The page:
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Technology Literacy: Connecting Non Technical Students To Technology Through Context, Content, And Contraption

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2005 Annual Conference


Portland, Oregon

Publication Date

June 12, 2005

Start Date

June 12, 2005

End Date

June 15, 2005



Conference Session

NSF Grantees Poster Session

Page Count


Page Numbers

10.1251.1 - 10.1251.9



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Paper Authors

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David Ollis

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NOTE: The first page of text has been automatically extracted and included below in lieu of an abstract

Session 1526

Technology Literacy: Connecting through Context, Content, and Contraption.

David Ollis Chemical Engineering, North Carolina State University, NC 27514


With NSF funding, we report a pilot and second experience in creating and installing a new technology literacy course. The weekly format consists of two lectures and one lab. Each week focuses on a single device which is treated three ways: context (survey prior technologies with similar or related purposes), content (explain the modern technology), and contraption (visit lab, use and take apart the device). The context provides indication of the historical and intellectual developments prior to the current, most modern device; the content explains the operation and principles underlying the device’s performance, and the laboratory forces confrontation of device utilization and dissection with device explanation. Devices visited, one per week, in the corresponding weekly laboratory period are bar code scanner, compact disc player and burner, FAX machine, electric and acoustic guitar, electric drill, bicycle, internal combustion engine, optical fibers, photocopy and scanner, digital and video cameras, cell phones, and (model) airplanes.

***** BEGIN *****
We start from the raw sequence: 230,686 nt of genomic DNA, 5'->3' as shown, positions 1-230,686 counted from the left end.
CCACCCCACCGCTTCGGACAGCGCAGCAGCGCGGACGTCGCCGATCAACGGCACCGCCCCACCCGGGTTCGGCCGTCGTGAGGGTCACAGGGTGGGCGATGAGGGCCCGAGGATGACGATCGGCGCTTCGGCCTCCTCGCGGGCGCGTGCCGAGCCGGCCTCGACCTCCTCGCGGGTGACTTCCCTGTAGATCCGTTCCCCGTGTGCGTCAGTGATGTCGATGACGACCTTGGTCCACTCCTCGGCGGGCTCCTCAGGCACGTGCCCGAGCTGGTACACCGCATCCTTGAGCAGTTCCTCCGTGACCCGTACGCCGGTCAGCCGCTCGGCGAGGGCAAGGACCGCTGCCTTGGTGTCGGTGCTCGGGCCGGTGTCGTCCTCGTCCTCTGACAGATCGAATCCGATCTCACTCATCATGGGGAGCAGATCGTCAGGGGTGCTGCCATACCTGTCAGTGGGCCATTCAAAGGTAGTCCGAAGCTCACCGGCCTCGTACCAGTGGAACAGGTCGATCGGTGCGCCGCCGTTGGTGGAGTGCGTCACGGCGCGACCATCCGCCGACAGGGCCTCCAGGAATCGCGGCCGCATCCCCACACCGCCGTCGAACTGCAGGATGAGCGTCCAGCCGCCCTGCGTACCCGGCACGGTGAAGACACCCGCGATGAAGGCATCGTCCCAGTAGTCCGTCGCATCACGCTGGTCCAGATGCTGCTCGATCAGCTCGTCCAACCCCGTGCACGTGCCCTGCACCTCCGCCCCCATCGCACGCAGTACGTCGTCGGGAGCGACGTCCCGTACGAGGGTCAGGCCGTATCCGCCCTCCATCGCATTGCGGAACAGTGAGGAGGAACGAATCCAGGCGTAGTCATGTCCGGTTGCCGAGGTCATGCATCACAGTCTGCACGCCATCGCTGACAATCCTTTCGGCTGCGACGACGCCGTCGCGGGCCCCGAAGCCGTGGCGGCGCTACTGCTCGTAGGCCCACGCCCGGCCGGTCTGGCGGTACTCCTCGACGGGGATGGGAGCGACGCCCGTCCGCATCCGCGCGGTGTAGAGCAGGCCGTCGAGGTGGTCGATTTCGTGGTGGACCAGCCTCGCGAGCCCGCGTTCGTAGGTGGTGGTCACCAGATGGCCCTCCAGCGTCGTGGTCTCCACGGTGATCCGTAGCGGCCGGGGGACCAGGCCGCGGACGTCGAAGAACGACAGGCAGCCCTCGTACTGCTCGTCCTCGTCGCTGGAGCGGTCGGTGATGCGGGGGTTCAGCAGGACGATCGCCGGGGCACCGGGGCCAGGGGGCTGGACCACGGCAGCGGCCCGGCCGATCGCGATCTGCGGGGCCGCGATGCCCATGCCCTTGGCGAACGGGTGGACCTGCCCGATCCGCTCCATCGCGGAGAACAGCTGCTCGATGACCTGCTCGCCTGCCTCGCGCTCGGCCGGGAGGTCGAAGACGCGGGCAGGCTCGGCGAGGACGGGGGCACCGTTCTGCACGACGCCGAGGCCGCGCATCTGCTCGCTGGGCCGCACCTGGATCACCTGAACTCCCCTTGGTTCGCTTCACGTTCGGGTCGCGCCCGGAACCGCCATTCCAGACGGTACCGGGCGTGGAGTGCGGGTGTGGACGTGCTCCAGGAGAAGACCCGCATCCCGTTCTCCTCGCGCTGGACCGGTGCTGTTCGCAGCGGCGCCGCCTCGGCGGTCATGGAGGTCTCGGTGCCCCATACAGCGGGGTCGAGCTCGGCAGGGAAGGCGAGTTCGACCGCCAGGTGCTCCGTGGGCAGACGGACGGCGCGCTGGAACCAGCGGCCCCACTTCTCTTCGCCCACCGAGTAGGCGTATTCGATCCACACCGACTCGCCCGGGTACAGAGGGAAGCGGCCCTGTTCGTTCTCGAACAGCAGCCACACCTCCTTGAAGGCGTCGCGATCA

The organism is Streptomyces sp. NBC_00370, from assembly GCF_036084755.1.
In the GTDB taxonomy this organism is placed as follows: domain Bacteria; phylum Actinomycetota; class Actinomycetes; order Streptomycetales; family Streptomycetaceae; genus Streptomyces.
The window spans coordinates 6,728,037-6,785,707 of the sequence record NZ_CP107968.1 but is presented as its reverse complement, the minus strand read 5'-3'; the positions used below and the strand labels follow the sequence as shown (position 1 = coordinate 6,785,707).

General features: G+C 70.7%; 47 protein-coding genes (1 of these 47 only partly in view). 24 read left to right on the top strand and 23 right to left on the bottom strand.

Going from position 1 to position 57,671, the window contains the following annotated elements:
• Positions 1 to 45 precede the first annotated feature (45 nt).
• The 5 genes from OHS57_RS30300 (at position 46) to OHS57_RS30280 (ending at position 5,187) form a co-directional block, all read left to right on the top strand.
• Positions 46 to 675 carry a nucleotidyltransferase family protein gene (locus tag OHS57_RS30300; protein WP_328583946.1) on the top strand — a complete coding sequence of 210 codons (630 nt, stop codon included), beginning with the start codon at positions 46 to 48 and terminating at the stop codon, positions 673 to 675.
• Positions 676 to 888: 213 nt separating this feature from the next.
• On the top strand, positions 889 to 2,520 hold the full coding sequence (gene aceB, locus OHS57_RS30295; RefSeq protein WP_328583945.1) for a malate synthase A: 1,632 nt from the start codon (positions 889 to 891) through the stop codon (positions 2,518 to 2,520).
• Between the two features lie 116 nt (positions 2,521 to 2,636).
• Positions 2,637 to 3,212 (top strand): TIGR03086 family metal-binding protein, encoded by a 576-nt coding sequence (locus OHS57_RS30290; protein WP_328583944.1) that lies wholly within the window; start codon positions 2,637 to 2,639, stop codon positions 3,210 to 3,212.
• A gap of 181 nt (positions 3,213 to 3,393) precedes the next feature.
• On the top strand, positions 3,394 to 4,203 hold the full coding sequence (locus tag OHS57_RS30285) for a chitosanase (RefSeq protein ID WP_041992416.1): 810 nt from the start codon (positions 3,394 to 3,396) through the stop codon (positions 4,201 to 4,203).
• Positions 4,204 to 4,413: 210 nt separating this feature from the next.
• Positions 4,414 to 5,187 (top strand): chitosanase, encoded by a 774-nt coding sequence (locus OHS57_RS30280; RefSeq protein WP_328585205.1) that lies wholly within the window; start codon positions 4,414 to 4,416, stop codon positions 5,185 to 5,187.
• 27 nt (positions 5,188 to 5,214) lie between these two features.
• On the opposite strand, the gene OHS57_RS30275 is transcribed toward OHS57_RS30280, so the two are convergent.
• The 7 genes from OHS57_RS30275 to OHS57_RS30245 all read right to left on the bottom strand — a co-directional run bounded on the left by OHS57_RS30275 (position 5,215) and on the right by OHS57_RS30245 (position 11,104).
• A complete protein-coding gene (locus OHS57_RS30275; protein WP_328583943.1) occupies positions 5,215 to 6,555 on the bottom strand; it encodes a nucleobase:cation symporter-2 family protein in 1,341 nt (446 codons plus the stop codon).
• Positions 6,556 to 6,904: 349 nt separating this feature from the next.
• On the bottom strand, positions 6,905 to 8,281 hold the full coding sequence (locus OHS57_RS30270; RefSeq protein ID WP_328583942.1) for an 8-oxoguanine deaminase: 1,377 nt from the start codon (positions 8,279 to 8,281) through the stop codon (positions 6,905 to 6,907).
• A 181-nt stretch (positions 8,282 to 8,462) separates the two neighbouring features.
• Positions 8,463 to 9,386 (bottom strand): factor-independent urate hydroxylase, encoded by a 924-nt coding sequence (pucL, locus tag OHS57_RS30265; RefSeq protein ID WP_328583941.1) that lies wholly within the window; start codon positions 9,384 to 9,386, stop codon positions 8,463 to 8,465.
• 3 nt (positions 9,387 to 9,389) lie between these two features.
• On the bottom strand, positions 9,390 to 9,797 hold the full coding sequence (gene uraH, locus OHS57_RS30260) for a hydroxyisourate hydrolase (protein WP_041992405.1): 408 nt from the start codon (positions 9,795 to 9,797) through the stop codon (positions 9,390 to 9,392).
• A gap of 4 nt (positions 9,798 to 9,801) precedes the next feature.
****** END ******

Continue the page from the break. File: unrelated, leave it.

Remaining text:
The author created, in 1992, a device dissection laboratory for incoming first year engineering students. As “It seemed desirable to base a new lab on some modern and emerging technologies”1,2, the course was developed around six light-based devices: bar code scanner, compact disc player, optical fiber communication and probes, photocopier, video camera (and VCR recorder), and ultraviolet (UV) light driven water purification.1,2 This inexpensive lab was assembled for less than $5,000, and has been utilized for new engineering students in the following formats over a ten year period:

(1) two week summer camp1,2 (1993-1994) (NSF-SUCCEED) (2) semester length “device dissection” lab3,4 (1995-1996) (3) in combination with an English writing course3 (4) (part of) summer minority eng’g. orientation (40 students) (5) six hour/semester (1 device) experience for all 1,100 entering engineering freshmen.5

Proceedings of the 2005 American Society of Engineering Education Conference and Exposition Copyright ©2005 American Society of Engineering Education

Ollis, D. (2005, June), Technology Literacy: Connecting Non Technical Students To Technology Through Context, Content, And Contraption Paper presented at 2005 Annual Conference, Portland, Oregon. 10.18260/1-2--15320

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